After a few liters of beer at Tour de Fat yesterday afternoon, I caught up with Reverend Ballyhoo, aka the Deacon of Freakin’, aka Oscar the Gashole, aka the Big Cheese In Charge Of The Whole Damn Festival (BCICOTWDF), aka Chris. He was wearing, a la Tom Wolfe, a white suit with a white top-hat and a black tie (made from an inner tube), and he carried in his right hand a silver cane that, unbeknownst to most, housed a slender bike pump. He was a prepared preacher.
Earlier, he’d spoken the good bike gospel as eloquently as its been spoken in these parts, invoking velo-related deities while forseeing the carpolcalypse and eulogizing the death of our institutionalized car culture. At the microphone in front of a huge crowd, he’d introduced the Louisiana-style funeral procession of a child-sized black plastic Cadillac Escalade, which was carried on a platform on the shoulders of six men and women in formal, buttoned-up red uniforms, led by a solemn marching band, and trailed by a crowd of mourners in black veils. There was much sobbing. And then much cheering. It was, as the New Belgium folks like to say, spoketacular.
Yesterday’s festival in San Francisco was this year’s second coming of Tour de Fat, which kicked off in Chicago on June 21st. Yet to come are Truckee (July 26), Seattle (August 2), Portland (August 16), Boise (August 23), Ft. Collins (September 6), Denver (September 13), Durango (September 20), Tempe (October 11), and Austin (October 18). I hope I make it to another.
I’m a huge fan of Tour de Fat, obviously, because it’s a big bike party with costumes and girls and beer and music, because the Reverend Ballyhoo speaks the truth, because the Sprockettes (of Portland) and Paperbird and Mucca Pazza (of Chicago) put on great shows, because they’re selling my recycled-tire ZPG belts at the festivals, and because the Ten Commandments of Tour de Fat make so much sense to me. The first is my favorite:
“Put no means of transport before thy bike: Come by bike because not only are bikes fun, but they help stave off some of our most wicked ills: Traffic, obesity, and pollution. Tour de Fat has a solution: ride this day, every day, and definitely when Tour de Fat heads your way.”
Also noteworthy are #2 (“Thou shall honor all other bikes”), #4 (“Come as a participant …when everybody’s weird, no one is”), #7 (“Sacrifice all goats because they are evil”), and of course, #10 (“Thou shalt not steal thy neighbors’ bike”).
Noteworthier still, they remind me of a famous saying by a brilliant but relatively unknown 21st-century bicycle scholar:
“Blessed is the man or woman that endureth on two wheels the wind and rain and grime and grit and hills and cold and heat and those great, cumbersome, weighty vehicles that infest this land.”
(-Pope Jonny the Fifth, MMVIII)
Anyway, I caught up with the Reverend, and took a walk with him. I can tell he’s a fan of the way we have fun in San Francisco. Before leaving, we swapped merch; I gave him a bumongous ZPG patch, and he hooked me up with a slick Fat Tire bike jersey, which I plan to wear with much pride.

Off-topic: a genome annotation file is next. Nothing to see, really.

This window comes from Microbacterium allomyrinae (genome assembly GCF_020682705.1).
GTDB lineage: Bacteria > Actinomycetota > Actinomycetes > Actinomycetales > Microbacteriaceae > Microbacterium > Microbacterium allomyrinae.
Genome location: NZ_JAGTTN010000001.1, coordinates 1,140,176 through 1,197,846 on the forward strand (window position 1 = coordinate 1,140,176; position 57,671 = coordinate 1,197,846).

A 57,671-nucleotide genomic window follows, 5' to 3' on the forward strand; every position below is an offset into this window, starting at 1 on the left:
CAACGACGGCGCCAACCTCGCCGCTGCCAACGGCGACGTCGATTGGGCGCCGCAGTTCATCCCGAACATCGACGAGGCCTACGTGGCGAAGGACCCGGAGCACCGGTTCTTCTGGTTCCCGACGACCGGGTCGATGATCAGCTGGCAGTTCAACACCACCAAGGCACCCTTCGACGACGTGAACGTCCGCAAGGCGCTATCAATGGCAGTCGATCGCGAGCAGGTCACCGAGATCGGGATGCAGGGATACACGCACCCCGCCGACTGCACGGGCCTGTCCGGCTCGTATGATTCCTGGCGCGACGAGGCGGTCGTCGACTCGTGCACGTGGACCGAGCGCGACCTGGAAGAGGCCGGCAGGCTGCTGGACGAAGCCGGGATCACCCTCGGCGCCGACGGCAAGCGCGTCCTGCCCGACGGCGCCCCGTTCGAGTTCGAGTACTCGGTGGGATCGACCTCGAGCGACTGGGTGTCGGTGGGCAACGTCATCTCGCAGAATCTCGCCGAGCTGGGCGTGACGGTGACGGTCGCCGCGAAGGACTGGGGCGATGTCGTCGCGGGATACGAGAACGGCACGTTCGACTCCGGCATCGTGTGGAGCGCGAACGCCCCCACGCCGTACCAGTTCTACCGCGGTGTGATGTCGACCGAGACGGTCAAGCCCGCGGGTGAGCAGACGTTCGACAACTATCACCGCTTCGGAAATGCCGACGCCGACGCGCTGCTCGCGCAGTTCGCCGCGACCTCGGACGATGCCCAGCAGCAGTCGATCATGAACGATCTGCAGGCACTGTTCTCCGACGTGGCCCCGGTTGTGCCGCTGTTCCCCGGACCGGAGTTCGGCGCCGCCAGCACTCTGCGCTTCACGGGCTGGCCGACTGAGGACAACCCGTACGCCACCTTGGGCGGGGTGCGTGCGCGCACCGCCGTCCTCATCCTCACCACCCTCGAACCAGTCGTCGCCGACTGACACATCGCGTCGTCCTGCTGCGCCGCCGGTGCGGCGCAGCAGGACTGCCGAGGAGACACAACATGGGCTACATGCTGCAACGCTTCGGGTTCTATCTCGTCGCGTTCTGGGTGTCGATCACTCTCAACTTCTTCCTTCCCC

In honor of such a good time, I composed a little bike prayer:
I beseech You, Lord of the Velorution,
Give us this day our daily burrito and restore our leg muscles, such that our godly bicycle riding can continue gracefully and safely under Thy protection, Amen.
May You not allow our rears not grow numb nor sore nor weary, nor allow our joints to become weak nor misaligned nor inflamed, nor allow our muscles to become hot nor achy nor spent nor any other condition but strong and limber;
May You provide clean, fresh air to pass through our mouths and throats and lungs, such that they not burn nor parch nor become otherwise weary;
May You protect our bicycles from squeaky brakes, broken chains, loose headsets, misaligned gears, and other pestilent mechanical troubles;
May You keep our wheels true and round, and our tires inflated;
May You keep the pavement, in its durable glory, smooth and dry and free of sand and leaves and pebbles and broken glass and puddles and potholes and other such vexations of the modern world, and keep our lanes sufficiently wide and well marked;
May You protect our bikes from thieves and villains; and forgive us our red-light running, stop-sign ignoring, and all other traffic infractions, minor and major;
May You remind us of those who have fallen, and encourage us to assist fellow riders in need;
May You not let us stray from steel nor let us be tempted by fancy shamncy carbon-fiber gizmos nor let us purchase bicycles from giant, soul-less chain stores;
May You forgive those drivers who know not yet the beauty of the bike and punish those drivers who swerve, honk, ignore, threaten, or otherwise beguile us;
May You give us grace and speed and agility; and illuminate our paths for us;
May You lend us tailwinds on our passages; and provide for us vast, sweeping, stunning terrain to traverse such that only a god like You could create;
May You provide smooth, delicious ale to soothe us once we have arrived at our destinations;
May You heed all of our humble requests, and take these evil sacrificial goats as evidence of our bodily devotion to the bicycle;